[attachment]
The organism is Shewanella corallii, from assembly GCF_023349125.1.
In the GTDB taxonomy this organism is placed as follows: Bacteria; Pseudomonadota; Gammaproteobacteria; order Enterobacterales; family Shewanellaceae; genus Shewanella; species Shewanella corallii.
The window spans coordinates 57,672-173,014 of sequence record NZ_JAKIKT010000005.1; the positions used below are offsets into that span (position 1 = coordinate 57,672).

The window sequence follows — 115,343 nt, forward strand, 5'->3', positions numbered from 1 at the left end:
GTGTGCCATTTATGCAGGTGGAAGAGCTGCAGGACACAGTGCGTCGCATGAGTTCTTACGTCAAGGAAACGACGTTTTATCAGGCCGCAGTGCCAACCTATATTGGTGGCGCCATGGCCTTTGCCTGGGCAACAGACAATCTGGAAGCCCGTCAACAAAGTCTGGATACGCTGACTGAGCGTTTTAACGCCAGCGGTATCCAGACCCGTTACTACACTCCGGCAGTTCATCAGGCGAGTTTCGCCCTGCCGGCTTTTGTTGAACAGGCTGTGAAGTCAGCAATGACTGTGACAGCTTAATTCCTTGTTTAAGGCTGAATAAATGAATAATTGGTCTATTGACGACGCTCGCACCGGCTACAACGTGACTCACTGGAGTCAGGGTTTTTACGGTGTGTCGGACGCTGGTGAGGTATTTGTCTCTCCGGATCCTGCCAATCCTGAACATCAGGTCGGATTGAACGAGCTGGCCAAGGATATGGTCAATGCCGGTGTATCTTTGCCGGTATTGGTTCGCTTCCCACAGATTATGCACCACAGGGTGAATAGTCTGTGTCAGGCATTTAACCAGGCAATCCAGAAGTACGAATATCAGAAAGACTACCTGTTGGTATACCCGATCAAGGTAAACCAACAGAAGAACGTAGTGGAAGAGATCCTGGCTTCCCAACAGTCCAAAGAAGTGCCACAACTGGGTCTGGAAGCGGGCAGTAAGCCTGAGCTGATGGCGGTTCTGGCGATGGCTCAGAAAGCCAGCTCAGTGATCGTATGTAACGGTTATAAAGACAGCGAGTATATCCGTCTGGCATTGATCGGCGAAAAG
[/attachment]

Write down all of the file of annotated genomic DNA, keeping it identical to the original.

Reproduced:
The organism is Shewanella corallii, from assembly GCF_023349125.1.
In the GTDB taxonomy this organism is placed as follows: Bacteria; Pseudomonadota; Gammaproteobacteria; order Enterobacterales; family Shewanellaceae; genus Shewanella; species Shewanella corallii.
The window spans coordinates 57,672-173,014 of sequence record NZ_JAKIKT010000005.1; the positions used below are offsets into that span (position 1 = coordinate 57,672).

The window sequence follows — 115,343 nt, forward strand, 5'->3', positions numbered from 1 at the left end:
GTGTGCCATTTATGCAGGTGGAAGAGCTGCAGGACACAGTGCGTCGCATGAGTTCTTACGTCAAGGAAACGACGTTTTATCAGGCCGCAGTGCCAACCTATATTGGTGGCGCCATGGCCTTTGCCTGGGCAACAGACAATCTGGAAGCCCGTCAACAAAGTCTGGATACGCTGACTGAGCGTTTTAACGCCAGCGGTATCCAGACCCGTTACTACACTCCGGCAGTTCATCAGGCGAGTTTCGCCCTGCCGGCTTTTGTTGAACAGGCTGTGAAGTCAGCAATGACTGTGACAGCTTAATTCCTTGTTTAAGGCTGAATAAATGAATAATTGGTCTATTGACGACGCTCGCACCGGCTACAACGTGACTCACTGGAGTCAGGGTTTTTACGGTGTGTCGGACGCTGGTGAGGTATTTGTCTCTCCGGATCCTGCCAATCCTGAACATCAGGTCGGATTGAACGAGCTGGCCAAGGATATGGTCAATGCCGGTGTATCTTTGCCGGTATTGGTTCGCTTCCCACAGATTATGCACCACAGGGTGAATAGTCTGTGTCAGGCATTTAACCAGGCAATCCAGAAGTACGAATATCAGAAAGACTACCTGTTGGTATACCCGATCAAGGTAAACCAACAGAAGAACGTAGTGGAAGAGATCCTGGCTTCCCAACAGTCCAAAGAAGTGCCACAACTGGGTCTGGAAGCGGGCAGTAAGCCTGAGCTGATGGCGGTTCTGGCGATGGCTCAGAAAGCCAGCTCAGTGATCGTATGTAACGGTTATAAAGACAGCGAGTATATCCGTCTGGCATTGATCGGCGAAAAG